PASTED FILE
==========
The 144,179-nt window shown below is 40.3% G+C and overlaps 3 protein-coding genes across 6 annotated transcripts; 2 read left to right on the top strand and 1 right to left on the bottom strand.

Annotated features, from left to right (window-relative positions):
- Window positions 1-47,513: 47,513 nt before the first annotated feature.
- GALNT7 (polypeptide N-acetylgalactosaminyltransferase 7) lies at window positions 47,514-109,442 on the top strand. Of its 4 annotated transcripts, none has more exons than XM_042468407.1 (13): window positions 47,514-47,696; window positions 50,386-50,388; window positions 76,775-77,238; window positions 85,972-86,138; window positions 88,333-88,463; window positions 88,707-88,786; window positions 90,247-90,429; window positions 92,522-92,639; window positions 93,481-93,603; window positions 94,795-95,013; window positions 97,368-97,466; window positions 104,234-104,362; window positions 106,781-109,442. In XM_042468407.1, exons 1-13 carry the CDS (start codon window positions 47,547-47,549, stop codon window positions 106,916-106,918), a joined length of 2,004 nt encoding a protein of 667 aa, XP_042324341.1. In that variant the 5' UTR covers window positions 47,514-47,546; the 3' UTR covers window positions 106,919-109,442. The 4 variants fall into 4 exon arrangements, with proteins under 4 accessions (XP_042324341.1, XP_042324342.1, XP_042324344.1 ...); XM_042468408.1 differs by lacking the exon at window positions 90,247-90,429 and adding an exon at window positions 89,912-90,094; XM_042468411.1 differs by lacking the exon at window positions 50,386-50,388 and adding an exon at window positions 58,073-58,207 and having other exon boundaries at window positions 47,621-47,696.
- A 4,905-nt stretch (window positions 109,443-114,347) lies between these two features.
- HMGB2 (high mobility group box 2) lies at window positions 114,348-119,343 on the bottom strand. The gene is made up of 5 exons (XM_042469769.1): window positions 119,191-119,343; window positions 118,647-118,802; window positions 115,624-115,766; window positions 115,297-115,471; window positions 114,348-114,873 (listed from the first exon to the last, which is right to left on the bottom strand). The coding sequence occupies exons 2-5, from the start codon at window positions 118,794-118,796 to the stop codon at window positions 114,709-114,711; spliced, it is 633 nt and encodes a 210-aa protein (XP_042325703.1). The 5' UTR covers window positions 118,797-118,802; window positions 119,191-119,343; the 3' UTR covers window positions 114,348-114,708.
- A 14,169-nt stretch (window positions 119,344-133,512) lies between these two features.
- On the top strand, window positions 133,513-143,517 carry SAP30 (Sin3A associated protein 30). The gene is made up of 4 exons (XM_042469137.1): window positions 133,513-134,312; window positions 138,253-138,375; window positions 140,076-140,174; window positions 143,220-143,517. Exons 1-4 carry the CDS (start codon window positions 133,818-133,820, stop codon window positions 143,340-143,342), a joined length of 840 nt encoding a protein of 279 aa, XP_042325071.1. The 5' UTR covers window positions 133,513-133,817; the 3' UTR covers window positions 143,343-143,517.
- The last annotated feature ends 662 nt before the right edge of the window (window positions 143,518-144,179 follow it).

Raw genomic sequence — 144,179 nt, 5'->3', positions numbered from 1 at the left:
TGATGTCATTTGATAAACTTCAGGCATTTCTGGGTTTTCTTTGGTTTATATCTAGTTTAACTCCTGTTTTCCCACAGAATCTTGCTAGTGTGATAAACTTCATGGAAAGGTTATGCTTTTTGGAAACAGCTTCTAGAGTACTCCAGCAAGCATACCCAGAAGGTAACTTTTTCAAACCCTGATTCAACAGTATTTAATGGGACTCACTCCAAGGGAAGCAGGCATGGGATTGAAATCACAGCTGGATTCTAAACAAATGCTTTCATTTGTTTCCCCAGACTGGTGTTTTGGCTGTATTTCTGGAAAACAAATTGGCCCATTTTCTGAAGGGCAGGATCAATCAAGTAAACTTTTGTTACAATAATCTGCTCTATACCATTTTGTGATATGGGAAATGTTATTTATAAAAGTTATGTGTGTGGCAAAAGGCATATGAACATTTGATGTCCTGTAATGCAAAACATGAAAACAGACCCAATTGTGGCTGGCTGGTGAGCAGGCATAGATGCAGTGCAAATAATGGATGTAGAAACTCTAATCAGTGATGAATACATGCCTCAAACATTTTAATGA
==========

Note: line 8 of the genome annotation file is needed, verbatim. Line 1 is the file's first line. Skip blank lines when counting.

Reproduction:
- On the top strand, window positions 133,513-143,517 carry SAP30 (Sin3A associated protein 30). The gene is made up of 4 exons (XM_042469137.1): window positions 133,513-134,312; window positions 138,253-138,375; window positions 140,076-140,174; window positions 143,220-143,517. Exons 1-4 carry the CDS (start codon window positions 133,818-133,820, stop codon window positions 143,340-143,342), a joined length of 840 nt encoding a protein of 279 aa, XP_042325071.1. The 5' UTR covers window positions 133,513-133,817; the 3' UTR covers window positions 143,343-143,517.